New Music Gathering 2018, Day 2

Blue Dracula?

I totally screwed up the day!  My first events began at 2pm, after lunch.

I arose at 6am, able to sleep no longer.  I had coffee and breakfast and completed a crossword.  It was early, I went back to bed thinking I’d get up again in 10 minutes to shower.

I slept for 3 hours.

I attended Chamber Music Grab Bag II.  Transient Canvas completed the set with wow.  They will have a new album out this Fall.  I’ll need to check that out, and maybe you, too.  You cannot believe what a marimba and bass clarinet can do on their own until you hear it yourself.  I will offer a taste, but nothing compared to the meal they shared live.

I attended the Journalism Panel, What we Write About when we Write about New Music.  Hosted by Amanda Cook ( and Zoe Madonna (Boston Globe).

Generally, they reinforced some of my own thoughts.  Write so people can read and support musicians needing the love and exposure.  The mission at Community Noise is simply write about anything I want to write about, but I’m definitely trying to support new talent that I come across – from different musical avenues.  At the Live Music Project, we are more focused.  We support live music in the classical and contemporary realms and write about the people, ensembles, and programs that need and deserve attention.

My personal mission is to learn to write interesting things – imagery, phrasing, stories; whatever “interesting” means in the moment.

I CARE IF YOU LISTEN sounds like a great institution.  All volunteer writers – about 50 across the US and a couple of international contributors – produce articles about live shows, ensembles, and record releases.  I’ll be checking them out.  Maybe someday I can write something for them, too.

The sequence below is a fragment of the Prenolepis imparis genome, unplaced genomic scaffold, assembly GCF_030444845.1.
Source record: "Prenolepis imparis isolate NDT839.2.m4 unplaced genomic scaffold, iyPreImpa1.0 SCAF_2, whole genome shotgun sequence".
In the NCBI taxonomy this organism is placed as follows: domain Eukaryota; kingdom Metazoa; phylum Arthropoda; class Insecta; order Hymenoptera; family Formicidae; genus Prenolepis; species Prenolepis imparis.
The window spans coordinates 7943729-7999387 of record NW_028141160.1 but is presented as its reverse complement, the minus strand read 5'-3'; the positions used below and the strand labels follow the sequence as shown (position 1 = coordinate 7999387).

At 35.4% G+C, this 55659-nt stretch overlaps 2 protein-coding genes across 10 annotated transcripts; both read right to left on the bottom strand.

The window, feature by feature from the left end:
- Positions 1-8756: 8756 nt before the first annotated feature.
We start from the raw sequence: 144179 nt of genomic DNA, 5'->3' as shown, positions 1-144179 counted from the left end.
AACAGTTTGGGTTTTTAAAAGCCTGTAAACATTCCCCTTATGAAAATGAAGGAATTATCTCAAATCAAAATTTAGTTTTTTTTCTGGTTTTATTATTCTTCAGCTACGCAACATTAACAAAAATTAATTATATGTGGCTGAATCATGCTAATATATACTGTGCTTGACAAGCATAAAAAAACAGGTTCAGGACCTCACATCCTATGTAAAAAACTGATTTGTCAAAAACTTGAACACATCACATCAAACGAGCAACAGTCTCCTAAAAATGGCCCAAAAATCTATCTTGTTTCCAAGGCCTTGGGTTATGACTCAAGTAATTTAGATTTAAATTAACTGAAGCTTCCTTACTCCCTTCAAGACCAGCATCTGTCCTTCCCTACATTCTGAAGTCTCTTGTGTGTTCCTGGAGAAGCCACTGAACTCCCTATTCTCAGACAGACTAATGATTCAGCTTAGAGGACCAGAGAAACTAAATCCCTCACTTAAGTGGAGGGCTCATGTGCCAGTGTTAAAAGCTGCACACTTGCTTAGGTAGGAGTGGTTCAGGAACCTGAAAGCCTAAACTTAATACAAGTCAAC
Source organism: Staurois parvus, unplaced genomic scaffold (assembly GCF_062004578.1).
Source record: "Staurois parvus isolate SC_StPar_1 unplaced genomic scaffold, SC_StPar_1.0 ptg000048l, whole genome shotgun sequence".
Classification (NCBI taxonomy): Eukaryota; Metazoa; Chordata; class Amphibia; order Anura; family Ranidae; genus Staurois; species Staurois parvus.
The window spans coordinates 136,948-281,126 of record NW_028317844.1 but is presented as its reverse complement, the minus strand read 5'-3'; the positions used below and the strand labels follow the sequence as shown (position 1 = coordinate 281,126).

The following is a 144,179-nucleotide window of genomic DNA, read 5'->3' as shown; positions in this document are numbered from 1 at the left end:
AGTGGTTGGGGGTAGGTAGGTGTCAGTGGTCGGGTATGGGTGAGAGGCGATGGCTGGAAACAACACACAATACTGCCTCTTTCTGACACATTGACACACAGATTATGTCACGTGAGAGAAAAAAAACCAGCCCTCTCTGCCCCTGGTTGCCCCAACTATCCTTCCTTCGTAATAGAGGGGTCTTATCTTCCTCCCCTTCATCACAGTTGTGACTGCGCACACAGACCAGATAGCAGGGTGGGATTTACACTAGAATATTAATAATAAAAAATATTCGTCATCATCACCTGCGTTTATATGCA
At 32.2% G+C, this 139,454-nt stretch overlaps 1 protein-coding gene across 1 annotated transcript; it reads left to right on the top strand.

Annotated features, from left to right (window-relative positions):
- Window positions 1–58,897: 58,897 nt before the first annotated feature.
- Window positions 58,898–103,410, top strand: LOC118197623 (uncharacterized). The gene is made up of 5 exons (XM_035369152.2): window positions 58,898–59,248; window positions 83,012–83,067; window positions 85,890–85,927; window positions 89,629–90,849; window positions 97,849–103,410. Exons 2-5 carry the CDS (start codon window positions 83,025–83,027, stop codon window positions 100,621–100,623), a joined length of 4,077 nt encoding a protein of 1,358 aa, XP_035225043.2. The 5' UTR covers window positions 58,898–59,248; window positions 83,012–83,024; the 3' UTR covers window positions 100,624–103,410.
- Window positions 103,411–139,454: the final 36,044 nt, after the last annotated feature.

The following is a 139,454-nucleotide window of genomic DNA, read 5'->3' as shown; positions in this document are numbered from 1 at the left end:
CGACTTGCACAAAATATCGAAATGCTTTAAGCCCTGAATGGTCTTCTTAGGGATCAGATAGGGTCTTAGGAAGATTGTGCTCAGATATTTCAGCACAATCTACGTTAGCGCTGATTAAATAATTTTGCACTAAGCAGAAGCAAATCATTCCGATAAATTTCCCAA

There was a great line attributed to Mike Hall (?) a violist attending NMG2018, “Be indispensable to the community, not just somebody on the stage.”  That’s words that each of us can use in everything we do in our life.

Finally, I ended my participation with Concert II (not Concert I) in the Concerts in Parallel section.  (it’s too dark to take notes in these concert halls – I need one of those pen lights.)  F-Plus was good.   A composition, Weft, by Mischa Salkind-Pearl, for violin, harmonica, and found objects was brilliant.  A little bit of performance art and some beautiful music provided tender moments.

Tenth Intervention, featuring Paul Pinto, brought the house down with Eight Songs for a Mad King.  In fact, he was not a Blue Dracula, as the picture seems to suggest, only a mad king.

Tomorrow will come again.  I should have a fuller day immersed in new music.


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New Music Gathering 2018, Day 1

This is the fourth year for New Music Gathering, a summit of composers and musicians that work in the classically-trained, contemporary music sphere.  I am neither a composer nor a musician; there appears to be a small handful of us “other”.  (I am accustomed to being part of the “other”, part of my punk ethos.)  This year, the Boston Conservatory at Berklee is hosting the event.  (I am a huge, life-long, Red Sox fan, which has no bearing on anything, except I am watching a game on TV as I type this.)